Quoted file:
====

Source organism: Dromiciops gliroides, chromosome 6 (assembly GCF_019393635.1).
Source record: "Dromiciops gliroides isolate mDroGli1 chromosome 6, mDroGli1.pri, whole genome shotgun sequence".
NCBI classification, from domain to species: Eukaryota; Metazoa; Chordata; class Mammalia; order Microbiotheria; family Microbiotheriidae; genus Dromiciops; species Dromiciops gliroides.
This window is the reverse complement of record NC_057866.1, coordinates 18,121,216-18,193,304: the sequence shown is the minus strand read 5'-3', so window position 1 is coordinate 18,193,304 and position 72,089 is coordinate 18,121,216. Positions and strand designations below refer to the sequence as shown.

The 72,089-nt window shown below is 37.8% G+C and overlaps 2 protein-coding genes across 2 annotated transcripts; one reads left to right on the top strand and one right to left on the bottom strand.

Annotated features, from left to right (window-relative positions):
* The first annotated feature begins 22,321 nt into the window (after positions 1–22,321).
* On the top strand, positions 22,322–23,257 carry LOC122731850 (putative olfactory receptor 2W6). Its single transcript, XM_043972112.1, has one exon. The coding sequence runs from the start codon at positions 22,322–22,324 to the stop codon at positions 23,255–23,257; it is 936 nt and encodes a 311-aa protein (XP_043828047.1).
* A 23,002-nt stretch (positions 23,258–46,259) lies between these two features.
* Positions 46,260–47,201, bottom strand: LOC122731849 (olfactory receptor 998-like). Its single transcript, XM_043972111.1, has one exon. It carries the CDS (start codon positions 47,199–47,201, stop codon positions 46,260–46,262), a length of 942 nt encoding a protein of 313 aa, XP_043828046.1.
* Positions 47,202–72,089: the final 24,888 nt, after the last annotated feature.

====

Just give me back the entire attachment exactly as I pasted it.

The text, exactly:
Source organism: Dromiciops gliroides, chromosome 6 (assembly GCF_019393635.1).
Source record: "Dromiciops gliroides isolate mDroGli1 chromosome 6, mDroGli1.pri, whole genome shotgun sequence".
NCBI classification, from domain to species: Eukaryota; Metazoa; Chordata; class Mammalia; order Microbiotheria; family Microbiotheriidae; genus Dromiciops; species Dromiciops gliroides.
This window is the reverse complement of record NC_057866.1, coordinates 18,121,216-18,193,304: the sequence shown is the minus strand read 5'-3', so window position 1 is coordinate 18,193,304 and position 72,089 is coordinate 18,121,216. Positions and strand designations below refer to the sequence as shown.

The 72,089-nt window shown below is 37.8% G+C and overlaps 2 protein-coding genes across 2 annotated transcripts; one reads left to right on the top strand and one right to left on the bottom strand.

Annotated features, from left to right (window-relative positions):
* The first annotated feature begins 22,321 nt into the window (after positions 1–22,321).
* On the top strand, positions 22,322–23,257 carry LOC122731850 (putative olfactory receptor 2W6). Its single transcript, XM_043972112.1, has one exon. The coding sequence runs from the start codon at positions 22,322–22,324 to the stop codon at positions 23,255–23,257; it is 936 nt and encodes a 311-aa protein (XP_043828047.1).
* A 23,002-nt stretch (positions 23,258–46,259) lies between these two features.
* Positions 46,260–47,201, bottom strand: LOC122731849 (olfactory receptor 998-like). Its single transcript, XM_043972111.1, has one exon. It carries the CDS (start codon positions 47,199–47,201, stop codon positions 46,260–46,262), a length of 942 nt encoding a protein of 313 aa, XP_043828046.1.
* Positions 47,202–72,089: the final 24,888 nt, after the last annotated feature.